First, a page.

Early on the morning of April 5, we received the news from my shaken father-in-law Rutledge that Peter's mother, Vivian Barry, had died in her sleep during the night. She was ninety. Death cannot be unexpected at such an age, yet it was; she had been bright and lively even the day before, when I last spoke to her, though it's true, thinking in retrospect, that there had been a certain finality to her conversation. I was telling her about an ailment of Peter's, that the doctor couldn't quite pin down, but none of the possibilities were very serious. "So either he'll cut back on his medication, or go back on that sleep apnea machine, if it's not an infection, but whatever it is, it's something we can deal with, and we will."
"I know you will," she said feelingly; and I can't quite convey the tone, but it was as if the phrase "and you always will," was unspoken. And at the end of the conversation she said slowly and deliberately, in a very final sort of way, "Now please remember, won't you, definitely, to give all my love to Peter - and to Paul - and to you." So I think she knew it was soon.
Me and my mother-in-law, on one of countless visits home
By 4 PM that afternoon Peter and I were in the air, and we were with Rutledge not much after midnight. It was a difficult few days, no question; I accompanied him to arrange the cremation, and to the bank to attend to some financial details. We sat around and talked, and Vivian's two carers, sweet ladies, Mel and Serita, were there, shocked by the suddenness, and grieving. What I most remember was how so many people in the building were really grieving, too. Vivian was among the first tenants in her building in Peter Cooper Village, in 1948; Peter grew up there. And she was a tremendous, gracious presence in the complex and in the neighborhood. Nearly every day up to her death she was taken out in her wheelchair to the Greek diner across First Avenue. When Peter and I went in there and said who we were, not only the owner, but waiters, waitresses, busboys, came up to us with tears in their eyes - it was almost startling. They all loved her.
Vivian and her carer, Mel
Then there was the moment her younger carer Serita, a lovely Hindu woman, walking with me past the mailboxes, stopped to say to the mailman, "So, Diva is no more." Vivian jokingly called herself "Diva," for the way everyone took care of her, and Serita always gracefully used the words "is no more" instead of "died." "No," said the mailman sadly, and I could see the grief on his face and tears actually ran down his cheeks. "There is no more Diva."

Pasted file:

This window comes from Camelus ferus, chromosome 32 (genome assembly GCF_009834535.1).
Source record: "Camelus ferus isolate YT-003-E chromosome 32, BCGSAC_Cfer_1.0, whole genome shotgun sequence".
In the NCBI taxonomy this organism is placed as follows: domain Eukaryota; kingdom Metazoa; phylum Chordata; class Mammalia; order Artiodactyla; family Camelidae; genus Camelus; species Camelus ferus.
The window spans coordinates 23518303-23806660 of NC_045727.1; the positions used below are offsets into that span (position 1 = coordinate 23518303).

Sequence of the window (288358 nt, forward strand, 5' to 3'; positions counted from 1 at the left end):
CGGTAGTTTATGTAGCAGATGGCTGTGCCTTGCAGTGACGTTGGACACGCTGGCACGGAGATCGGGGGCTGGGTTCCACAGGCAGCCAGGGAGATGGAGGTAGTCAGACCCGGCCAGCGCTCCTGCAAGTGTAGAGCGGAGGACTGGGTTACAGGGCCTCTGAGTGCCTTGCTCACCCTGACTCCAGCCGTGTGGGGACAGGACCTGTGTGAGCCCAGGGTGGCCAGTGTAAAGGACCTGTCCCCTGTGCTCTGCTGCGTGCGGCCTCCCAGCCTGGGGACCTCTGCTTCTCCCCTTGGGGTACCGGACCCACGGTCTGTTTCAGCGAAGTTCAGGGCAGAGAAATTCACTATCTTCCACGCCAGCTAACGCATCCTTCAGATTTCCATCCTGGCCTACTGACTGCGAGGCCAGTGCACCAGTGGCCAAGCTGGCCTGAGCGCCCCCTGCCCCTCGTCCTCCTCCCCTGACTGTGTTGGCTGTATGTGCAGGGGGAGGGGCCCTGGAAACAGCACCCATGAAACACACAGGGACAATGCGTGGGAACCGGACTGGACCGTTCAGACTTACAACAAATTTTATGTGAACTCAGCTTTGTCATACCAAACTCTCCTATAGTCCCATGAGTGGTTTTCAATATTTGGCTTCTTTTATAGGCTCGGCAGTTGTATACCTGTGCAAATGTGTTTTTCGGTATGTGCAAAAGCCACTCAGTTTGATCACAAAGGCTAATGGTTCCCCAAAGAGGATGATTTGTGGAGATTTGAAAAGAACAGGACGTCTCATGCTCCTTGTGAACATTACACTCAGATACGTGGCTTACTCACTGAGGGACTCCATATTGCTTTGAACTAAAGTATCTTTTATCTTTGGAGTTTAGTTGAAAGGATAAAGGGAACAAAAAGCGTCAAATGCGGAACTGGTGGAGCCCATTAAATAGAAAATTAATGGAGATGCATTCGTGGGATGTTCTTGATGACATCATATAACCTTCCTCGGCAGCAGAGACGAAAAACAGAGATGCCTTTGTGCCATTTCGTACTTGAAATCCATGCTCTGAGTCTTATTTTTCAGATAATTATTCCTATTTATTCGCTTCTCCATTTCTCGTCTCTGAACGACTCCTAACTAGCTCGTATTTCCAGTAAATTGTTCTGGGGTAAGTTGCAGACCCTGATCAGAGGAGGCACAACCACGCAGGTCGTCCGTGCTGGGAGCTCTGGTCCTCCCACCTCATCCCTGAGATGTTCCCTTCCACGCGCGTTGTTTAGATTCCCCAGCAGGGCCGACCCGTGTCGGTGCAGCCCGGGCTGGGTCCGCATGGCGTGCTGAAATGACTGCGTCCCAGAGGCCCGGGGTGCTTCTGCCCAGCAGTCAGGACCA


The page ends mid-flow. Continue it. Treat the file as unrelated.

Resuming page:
Vivian as a young, stunning beauty - and she knew it!
I couldn't give a biographical perspective of Vivian's life - only the mere facts. She was born Vivian Kobak on May 8, 1922, in Brooklyn, to Feibus and Minnie Kobak, and had an older brother, Bob, and younger sister, Louise, both now deceased. She studied at the American Academy of Dramatic Arts and was an actress for awhile in her early twenties, until she married her first husband, Charles Birchall, and gave birth to Peter in 1944. Her husband died when Peter was ten, and she married Rutledge soon after. Their son Rutledge Birmingham Barry III was born in 1962, and died in 1997. In recent years Vivian was in a lot of pain from spinal stenosis, and she seemed increasingly ready to give it up. But she remained lively, alert, and interested in books and people, and her family, up to her very last day.
Peter and his mother at The Burren, Ireland
Elegance: Staying at the Royal Crescent Hotel, Bath
During our New York trip there was a lovely moment when two of Peter's first cousins, Yoav and Don, visited. I don't think Peter had seen them since his grandmother's death, which was probably twenty-five years ago, and they'd never been very close. But on this visit, there was a warm feeling, and new appreciation of the miracle of having family.
A reunion of cousins. Don, Yoav, Peter.
There was no funeral, in accordance with Vivian's wishes, but her ashes will be scattered in Sequoia, as her son's were, and where there will be wildflowers.
I was fortunate to have a very sweet mother-in-law. Farewell, Diva.
We loved to have pastries at Veniero's, and frequently did - though now I'm thinking more would have been better.
...And always, bagels and lox
Vivian at my play
In her living room, always beautiful
Peter walking with his mother in the Village, after dinner at Sevilla
Vivian always had a vase of bittersweet in her living room. Always.
But she will be where the pink gilia grows.